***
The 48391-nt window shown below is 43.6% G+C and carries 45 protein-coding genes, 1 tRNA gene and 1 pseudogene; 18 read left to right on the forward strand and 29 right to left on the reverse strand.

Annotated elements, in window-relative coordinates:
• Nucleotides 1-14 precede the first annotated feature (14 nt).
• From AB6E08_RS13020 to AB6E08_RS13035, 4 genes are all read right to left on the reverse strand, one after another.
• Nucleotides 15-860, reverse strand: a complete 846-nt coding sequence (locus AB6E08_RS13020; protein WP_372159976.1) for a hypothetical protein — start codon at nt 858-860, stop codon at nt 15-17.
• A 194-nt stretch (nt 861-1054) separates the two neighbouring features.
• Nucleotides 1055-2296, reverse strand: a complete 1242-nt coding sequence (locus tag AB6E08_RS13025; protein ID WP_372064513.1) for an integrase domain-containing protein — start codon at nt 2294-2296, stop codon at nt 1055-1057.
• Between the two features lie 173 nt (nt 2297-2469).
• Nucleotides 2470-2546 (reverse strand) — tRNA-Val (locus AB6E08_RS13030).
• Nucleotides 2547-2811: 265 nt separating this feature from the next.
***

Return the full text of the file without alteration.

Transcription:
The 48391-nt window shown below is 43.6% G+C and carries 45 protein-coding genes, 1 tRNA gene and 1 pseudogene; 18 read left to right on the forward strand and 29 right to left on the reverse strand.

Annotated elements, in window-relative coordinates:
• Nucleotides 1-14 precede the first annotated feature (14 nt).
• From AB6E08_RS13020 to AB6E08_RS13035, 4 genes are all read right to left on the reverse strand, one after another.
• Nucleotides 15-860, reverse strand: a complete 846-nt coding sequence (locus AB6E08_RS13020; protein WP_372159976.1) for a hypothetical protein — start codon at nt 858-860, stop codon at nt 15-17.
• A 194-nt stretch (nt 861-1054) separates the two neighbouring features.
• Nucleotides 1055-2296, reverse strand: a complete 1242-nt coding sequence (locus tag AB6E08_RS13025; protein ID WP_372064513.1) for an integrase domain-containing protein — start codon at nt 2294-2296, stop codon at nt 1055-1057.
• Between the two features lie 173 nt (nt 2297-2469).
• Nucleotides 2470-2546 (reverse strand) — tRNA-Val (locus AB6E08_RS13030).
• Nucleotides 2547-2811: 265 nt separating this feature from the next.